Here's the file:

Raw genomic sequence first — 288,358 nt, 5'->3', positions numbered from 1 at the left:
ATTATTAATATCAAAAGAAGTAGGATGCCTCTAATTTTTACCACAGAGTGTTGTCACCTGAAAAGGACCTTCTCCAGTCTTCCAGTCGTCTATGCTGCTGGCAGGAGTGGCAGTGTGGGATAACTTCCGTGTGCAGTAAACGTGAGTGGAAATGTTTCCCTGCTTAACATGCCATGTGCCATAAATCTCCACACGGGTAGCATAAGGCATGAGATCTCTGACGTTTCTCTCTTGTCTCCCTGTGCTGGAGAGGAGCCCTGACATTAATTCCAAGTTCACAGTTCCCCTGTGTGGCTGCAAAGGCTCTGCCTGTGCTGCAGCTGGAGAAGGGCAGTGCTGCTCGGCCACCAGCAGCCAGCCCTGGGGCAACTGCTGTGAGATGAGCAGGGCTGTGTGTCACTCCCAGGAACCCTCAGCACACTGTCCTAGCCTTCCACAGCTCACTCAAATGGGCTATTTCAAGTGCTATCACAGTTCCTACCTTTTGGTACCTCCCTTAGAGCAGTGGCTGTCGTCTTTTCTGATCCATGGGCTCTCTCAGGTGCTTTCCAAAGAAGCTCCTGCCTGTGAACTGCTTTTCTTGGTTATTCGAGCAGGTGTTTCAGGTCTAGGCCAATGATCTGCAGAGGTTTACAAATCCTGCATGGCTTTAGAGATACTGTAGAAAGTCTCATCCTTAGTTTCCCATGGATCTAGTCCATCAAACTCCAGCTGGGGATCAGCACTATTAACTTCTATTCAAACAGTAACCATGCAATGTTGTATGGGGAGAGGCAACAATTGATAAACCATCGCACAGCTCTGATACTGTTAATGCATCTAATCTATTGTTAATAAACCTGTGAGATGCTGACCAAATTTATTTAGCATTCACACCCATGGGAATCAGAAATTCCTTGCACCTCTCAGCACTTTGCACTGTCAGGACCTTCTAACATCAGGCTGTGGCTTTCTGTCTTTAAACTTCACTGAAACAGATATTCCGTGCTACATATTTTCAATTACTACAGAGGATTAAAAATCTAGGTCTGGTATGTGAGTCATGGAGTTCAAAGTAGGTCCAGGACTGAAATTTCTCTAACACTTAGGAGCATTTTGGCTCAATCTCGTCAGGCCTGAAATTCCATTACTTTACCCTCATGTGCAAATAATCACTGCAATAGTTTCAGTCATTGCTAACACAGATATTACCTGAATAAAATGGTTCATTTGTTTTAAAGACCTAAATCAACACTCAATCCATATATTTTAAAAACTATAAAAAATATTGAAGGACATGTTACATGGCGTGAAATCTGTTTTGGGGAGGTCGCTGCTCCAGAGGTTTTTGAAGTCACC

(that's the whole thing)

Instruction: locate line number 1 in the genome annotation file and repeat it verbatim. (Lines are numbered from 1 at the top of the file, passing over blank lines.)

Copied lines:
Raw genomic sequence first — 288,358 nt, 5'->3', positions numbered from 1 at the left: